One of my ScienceOnline goals seems to be happening: scientists and librarians are improving their (intraspecies?) communication. Several folks have blogged or FriendFeeded about the interaction between librarians and scientists. What really got me going today was Greg Laden's Do you think libraries and librarians are important?, which, happily, has been retweeted many times - mostly by scientists & other science folks.
Naturally, I think libraries & librarians are important to a variety of scholars, including scientists. I believe librarians have a perception problem -- many non-librarians think we sit around and read all day, go around shushing people, and date-stamp books. We do some of that occasionally, but we also do much more. I wrote this in response to Greg's question:
What we librarians are NOT doing well is communicating what we have to scientists & other scholars. We are also NOT making our material easy to use, the way Google is. Some of it is admittedly more complex than what Google is doing, but some of it is legacy systems (and mindset) left over from the days when the librarian was not the last person in the world you'd ask for help with research.
So, what's the solution? We must be where our scholars are. This can be done a few ways: "embedded" librarians who spend a good deal of their work time with their scholars, in their departments, at their meetings, working with their scholar peers. If this is not possible, and even when it is, we should also make it a point to engage with our scholars online and at conferences.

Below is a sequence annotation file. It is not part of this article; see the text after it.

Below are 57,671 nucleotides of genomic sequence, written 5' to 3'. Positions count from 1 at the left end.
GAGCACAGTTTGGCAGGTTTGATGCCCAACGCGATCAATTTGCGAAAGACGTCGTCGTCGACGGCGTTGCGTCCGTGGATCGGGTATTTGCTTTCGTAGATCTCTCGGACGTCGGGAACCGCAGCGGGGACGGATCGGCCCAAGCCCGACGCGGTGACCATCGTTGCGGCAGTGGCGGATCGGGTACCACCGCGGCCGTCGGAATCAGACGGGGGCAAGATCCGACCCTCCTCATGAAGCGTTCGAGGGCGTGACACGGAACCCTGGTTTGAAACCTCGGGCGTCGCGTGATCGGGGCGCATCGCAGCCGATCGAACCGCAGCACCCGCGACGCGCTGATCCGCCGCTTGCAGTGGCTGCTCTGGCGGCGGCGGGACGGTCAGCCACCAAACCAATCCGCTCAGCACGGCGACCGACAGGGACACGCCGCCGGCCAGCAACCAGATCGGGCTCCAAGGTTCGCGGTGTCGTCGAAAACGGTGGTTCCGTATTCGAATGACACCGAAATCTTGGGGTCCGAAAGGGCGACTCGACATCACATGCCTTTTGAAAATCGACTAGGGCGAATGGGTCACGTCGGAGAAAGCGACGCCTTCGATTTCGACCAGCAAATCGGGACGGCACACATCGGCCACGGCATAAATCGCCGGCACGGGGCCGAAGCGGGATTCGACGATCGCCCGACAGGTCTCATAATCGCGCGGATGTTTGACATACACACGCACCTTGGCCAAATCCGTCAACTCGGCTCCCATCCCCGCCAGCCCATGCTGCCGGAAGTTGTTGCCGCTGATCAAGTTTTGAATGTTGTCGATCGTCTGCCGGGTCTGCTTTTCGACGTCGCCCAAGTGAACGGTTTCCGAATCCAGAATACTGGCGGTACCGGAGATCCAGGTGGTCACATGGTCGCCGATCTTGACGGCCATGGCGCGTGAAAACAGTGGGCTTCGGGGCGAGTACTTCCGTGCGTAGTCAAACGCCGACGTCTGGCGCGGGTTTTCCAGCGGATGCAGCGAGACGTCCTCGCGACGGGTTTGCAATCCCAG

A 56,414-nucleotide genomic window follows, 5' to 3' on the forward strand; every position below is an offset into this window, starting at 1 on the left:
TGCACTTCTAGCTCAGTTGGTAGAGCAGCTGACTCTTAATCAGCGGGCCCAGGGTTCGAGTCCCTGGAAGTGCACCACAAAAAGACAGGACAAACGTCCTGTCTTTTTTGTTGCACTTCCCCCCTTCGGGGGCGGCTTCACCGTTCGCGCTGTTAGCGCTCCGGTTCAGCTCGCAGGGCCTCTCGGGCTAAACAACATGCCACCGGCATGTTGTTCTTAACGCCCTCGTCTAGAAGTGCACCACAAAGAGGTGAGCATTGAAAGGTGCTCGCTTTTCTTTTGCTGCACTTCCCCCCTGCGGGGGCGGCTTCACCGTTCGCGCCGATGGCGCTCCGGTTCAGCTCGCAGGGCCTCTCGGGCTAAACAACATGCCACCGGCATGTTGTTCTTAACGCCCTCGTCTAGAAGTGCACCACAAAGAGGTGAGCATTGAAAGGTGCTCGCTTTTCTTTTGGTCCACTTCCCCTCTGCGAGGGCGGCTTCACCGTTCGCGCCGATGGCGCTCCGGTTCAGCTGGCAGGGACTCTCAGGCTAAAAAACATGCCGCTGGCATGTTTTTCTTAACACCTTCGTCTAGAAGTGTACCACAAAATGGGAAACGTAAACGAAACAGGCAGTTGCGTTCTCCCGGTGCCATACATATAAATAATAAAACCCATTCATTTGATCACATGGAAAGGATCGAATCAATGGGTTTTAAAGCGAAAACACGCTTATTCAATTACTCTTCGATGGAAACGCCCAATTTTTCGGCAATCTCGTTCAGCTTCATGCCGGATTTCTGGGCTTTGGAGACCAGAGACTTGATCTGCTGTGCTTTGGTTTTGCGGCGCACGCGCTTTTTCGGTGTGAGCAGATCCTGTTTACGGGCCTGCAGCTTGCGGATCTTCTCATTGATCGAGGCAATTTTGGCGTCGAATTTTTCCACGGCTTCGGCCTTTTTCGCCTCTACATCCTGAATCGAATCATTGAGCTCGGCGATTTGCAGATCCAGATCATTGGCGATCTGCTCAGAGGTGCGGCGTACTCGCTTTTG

I am extremely fortunate to be truly live among my researchers at UNC's School of Journalism and Mass Communication, as my office / library is right in the middle of the School's building, and I attend faculty meetings, see folks in the hallways, and otherwise spend most of my day with folks I am trying to support. I casually mention my research interests (usability, interaction of undergraduates with library materials, cognitive science) in conversation, and I listen to them discuss theirs. This interaction establishes that I am (moderately) scholarly myself, and it helps me integrate my scholars' & students' interests into the library.
It is not possible, or even desirable, for every librarian to be embedded with their departments in this way. There are other activities that can achieve the same goals, such as holding office hours in a department, attending receptions for faculty and students, and spending time physically in the presence of the scholars whom we are supporting.
Additionally, we should make an effort to engage with our scholars online and at conferences. There were several librarians at ScienceOnline, as John Dupuis notes, and I believe that we generated a lot of good conversations with scientists, journalists, and others about how librarians can help further their work. I know of at least one instance where this prompted a scientist to seek out a librarian at his home institution, and I'd guess that it's made many non-librarians realize some of what we can offer.
Finally, we librarians should be reading blogs and tweets of the scientists and/or scholars whom we support. This costs no money, and takes as much or as little time as you have to devote to it. By being in the conversation, we are starting to change the way scholars think of librarians -- one scholar, and one librarian, at a time.
ScienceOnline Posts about Librarians & Scientists
- Christina Pikas' Librarians & Scientists: YMMV on Christina's LIS Rant
- Dorothea Salo's Science Online 2010: Scientists and librarians on The Book of Trogool
- Greg Laden's Do you think libraries and librarians are important?
- Martin Fenner's Scientists and librarians: friend or foe? from Gobbledygook on Nature Network
- "librarian" on the #scio10 thread in FriendFeed.
- "librarian" on the #scio10 thread in Twitter